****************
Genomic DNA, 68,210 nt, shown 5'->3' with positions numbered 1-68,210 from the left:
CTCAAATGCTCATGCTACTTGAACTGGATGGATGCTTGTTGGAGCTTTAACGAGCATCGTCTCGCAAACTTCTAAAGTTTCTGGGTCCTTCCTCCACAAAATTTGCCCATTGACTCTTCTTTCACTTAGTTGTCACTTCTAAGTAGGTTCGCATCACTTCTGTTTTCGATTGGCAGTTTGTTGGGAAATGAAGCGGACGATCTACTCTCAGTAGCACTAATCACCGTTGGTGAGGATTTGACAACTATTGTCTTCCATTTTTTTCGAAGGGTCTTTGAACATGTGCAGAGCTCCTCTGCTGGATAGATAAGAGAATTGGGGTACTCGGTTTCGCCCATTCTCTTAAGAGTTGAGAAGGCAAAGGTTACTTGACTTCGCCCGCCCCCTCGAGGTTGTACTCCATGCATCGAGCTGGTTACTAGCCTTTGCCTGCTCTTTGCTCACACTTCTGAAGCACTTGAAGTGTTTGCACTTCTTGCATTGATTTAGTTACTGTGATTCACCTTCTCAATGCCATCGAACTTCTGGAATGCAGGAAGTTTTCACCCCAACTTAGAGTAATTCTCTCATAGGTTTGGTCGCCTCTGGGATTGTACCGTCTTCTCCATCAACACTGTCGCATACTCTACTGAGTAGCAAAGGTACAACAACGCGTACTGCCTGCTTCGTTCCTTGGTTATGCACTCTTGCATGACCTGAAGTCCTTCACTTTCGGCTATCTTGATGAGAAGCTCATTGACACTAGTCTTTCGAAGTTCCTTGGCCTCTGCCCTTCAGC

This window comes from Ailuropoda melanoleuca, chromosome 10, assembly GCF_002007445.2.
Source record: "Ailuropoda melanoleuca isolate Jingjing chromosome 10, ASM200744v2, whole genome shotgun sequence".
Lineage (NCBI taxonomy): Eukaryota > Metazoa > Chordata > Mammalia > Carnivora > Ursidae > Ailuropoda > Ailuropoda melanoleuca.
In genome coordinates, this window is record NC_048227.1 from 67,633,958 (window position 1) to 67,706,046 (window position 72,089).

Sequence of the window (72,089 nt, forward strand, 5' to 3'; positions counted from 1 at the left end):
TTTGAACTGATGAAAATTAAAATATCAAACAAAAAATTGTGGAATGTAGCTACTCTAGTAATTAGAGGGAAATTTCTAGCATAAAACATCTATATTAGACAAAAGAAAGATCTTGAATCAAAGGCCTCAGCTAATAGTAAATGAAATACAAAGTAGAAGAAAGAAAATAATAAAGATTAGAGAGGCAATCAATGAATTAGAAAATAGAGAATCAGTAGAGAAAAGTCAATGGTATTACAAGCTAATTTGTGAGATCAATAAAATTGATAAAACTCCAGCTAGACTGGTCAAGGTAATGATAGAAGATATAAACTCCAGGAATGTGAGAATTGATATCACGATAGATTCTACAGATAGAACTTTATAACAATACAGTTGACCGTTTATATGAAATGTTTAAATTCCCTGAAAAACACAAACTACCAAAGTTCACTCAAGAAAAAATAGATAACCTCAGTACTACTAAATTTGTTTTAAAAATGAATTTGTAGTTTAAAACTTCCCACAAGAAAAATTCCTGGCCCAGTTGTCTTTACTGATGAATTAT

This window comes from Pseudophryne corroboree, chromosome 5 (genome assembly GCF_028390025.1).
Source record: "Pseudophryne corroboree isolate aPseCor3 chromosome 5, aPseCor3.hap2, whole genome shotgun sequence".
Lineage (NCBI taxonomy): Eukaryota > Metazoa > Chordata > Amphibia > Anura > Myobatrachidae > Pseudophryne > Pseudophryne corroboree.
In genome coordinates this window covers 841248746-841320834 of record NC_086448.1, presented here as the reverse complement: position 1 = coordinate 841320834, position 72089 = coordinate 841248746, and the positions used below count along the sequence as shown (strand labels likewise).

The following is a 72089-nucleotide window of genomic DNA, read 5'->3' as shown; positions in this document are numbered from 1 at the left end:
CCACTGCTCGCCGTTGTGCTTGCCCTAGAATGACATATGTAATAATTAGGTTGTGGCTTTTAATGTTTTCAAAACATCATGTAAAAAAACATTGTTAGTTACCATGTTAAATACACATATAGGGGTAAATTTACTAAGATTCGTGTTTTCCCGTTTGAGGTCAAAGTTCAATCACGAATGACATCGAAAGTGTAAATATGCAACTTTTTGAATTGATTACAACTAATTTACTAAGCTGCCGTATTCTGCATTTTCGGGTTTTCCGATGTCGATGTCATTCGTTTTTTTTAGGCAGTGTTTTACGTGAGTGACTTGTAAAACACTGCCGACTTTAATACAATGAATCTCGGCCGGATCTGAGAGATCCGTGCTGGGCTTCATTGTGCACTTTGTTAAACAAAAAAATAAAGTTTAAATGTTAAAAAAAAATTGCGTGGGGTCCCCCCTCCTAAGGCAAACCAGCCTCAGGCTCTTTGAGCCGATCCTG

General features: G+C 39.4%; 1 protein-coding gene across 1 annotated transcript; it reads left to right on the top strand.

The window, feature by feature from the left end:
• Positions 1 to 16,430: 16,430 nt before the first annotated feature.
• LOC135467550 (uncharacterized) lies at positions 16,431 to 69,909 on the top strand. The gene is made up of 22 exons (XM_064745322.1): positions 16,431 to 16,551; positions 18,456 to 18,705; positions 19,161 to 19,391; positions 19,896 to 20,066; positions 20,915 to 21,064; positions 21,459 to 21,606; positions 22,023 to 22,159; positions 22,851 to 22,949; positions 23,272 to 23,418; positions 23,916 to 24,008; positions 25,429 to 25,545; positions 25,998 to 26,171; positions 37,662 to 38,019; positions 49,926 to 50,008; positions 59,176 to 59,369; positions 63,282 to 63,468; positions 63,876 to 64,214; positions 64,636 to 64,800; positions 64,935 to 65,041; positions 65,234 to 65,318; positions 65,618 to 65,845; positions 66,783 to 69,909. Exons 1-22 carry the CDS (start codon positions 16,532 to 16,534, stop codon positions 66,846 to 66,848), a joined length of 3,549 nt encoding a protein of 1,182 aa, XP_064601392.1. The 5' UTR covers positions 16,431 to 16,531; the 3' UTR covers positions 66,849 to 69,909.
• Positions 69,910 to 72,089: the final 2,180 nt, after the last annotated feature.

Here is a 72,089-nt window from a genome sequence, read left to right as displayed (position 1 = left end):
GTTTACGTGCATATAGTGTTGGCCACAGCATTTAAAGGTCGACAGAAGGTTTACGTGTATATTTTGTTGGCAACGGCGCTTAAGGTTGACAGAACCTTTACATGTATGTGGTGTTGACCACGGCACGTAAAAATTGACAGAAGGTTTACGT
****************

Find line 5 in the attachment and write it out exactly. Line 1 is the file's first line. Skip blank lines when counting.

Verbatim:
Lineage (NCBI taxonomy): Eukaryota > Metazoa > Chordata > Mammalia > Carnivora > Ursidae > Ailuropoda > Ailuropoda melanoleuca.